Introductory Sociology

Course Code: SYG1000

Credit Hours: 3

Effective beginning: 2022-23


Course Description:
A general study of institutional development, social determinants, social process, and cultural growth. The aim of the course is to help the student understand how our present society evolved, how it functions, and how it is developing. Considerable time is devoted to the study of social problems of today and to the application of the sociological principles involved. The course is designed to serve as an introduction to other courses in the field.

Course Details


Travis Bradshaw, Ph.D.


Required textbooks/ course materials:

Benokraitis, Nijole V. SOC6 Introduction to Sociology (Student Ed.-Text). 6th Ed. Boston: Cengage Learning, 2019.

ISBN: 9781337405218 (print) OR ISBN: 9781337671800 (eBook)


Assignment/course outline:

See your Instructor First Day Handout for individual instructor assignment schedule.


Discipline-level learning outcomes:

SS-1 Identify behaviors and social trends, using appropriate research methodologies.

SS-2 Identify global influences on social, behavioral, and historical issue.

SS-3 Examine significant historical events.

SS-4 Identify differences and commonalities within diverse cultures.


Course-level learning outcomes:

Course-level student learning outcomesDiscipline-level learning outcomesAssessment methods
  • Show how contemporary sociology involves developing a sociological imagination, a global perspective, and social change.
  • Identify the steps of the research process in social science.
  • Apply basic concepts and theories sociologist use to understand contemporary sociology.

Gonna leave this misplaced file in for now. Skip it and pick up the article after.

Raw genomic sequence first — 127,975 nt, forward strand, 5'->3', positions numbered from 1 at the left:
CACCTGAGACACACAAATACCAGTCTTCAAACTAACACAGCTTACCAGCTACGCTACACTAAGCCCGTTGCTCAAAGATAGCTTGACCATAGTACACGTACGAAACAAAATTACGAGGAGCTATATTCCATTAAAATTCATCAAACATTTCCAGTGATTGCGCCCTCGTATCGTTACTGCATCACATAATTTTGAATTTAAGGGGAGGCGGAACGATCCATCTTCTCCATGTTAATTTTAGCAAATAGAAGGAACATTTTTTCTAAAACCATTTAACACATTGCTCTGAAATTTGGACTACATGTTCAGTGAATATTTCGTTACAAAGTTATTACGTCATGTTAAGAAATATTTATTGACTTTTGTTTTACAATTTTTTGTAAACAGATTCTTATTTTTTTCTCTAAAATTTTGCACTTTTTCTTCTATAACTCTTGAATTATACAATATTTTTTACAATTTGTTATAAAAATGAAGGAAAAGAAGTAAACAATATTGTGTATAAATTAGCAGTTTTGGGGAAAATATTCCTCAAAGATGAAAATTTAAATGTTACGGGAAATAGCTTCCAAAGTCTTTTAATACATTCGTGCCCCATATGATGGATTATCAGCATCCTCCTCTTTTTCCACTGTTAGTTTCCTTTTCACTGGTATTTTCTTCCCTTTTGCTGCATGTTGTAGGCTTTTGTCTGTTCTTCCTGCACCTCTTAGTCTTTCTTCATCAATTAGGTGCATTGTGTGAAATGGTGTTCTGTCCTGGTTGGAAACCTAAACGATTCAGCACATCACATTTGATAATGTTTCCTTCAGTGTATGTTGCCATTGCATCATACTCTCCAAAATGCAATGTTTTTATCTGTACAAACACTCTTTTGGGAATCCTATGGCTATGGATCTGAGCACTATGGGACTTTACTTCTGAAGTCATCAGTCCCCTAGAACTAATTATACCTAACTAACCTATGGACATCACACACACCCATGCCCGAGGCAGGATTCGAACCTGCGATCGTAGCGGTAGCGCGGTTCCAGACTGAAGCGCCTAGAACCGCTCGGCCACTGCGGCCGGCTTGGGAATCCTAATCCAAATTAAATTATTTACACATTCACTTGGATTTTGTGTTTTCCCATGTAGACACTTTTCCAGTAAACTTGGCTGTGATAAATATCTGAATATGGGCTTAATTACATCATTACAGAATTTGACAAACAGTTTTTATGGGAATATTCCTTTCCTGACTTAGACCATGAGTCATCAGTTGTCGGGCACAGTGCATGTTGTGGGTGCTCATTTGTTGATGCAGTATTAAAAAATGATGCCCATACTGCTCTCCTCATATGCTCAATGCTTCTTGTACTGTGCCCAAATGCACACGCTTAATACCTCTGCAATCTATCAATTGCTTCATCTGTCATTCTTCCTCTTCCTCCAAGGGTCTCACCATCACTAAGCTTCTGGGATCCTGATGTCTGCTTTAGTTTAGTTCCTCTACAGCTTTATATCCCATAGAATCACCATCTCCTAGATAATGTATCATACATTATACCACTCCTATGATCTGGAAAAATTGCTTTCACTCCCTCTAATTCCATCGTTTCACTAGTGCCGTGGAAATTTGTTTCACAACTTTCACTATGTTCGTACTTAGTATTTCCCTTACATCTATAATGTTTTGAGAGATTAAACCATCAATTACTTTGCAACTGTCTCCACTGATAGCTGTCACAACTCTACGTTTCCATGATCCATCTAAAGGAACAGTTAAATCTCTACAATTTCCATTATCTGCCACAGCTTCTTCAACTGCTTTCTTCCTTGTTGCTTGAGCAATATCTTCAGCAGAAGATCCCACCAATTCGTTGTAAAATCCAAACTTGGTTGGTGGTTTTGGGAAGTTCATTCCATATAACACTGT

SS-1, SS-2, SS-3, SS-4

SS-1, SS-2

SS-1, SS-2


Tests, Quizzes, Skills Performance and Skills Demonstration, Projects, Reports



Means of accomplishing learning outcomes:

  • Read all assigned material, including text and articles in preparation for tests.
  • Study notes for lectures, presentations and videos in preparation for tests.
  • Turn in all writing assignments.
  • Identify and explain concepts in writing assignments.
  • Courses taught under the auspices of the Social and Behavioral Sciences will include an oral component, oral presentations, and or classroom discussions.
    Note: Online and Distance Learning courses will not contain the oral component.


  • Thinking like a Sociologist
  • Examining Our Social World
  • Culture
  • Socialization
  • Social Interaction in Everyday Life
  • Groups and Organizations
  • Deviance, Crime and Social Control
  • Social Stratification: United States and Global
  • Gender and Sexuality
  • Race and Ethnicity
  • The Economy and Politics
  • Families and Aging
  • Education and Religion
  • Health and Medicine
  • Population, Urbanization and the Environment
  • Social Change: Collective Behavior, Social Movements, and Technology 


College-wide policies and resources

For more specific information on Chipola's college-wide academic policies and resources available to students, visit the link below.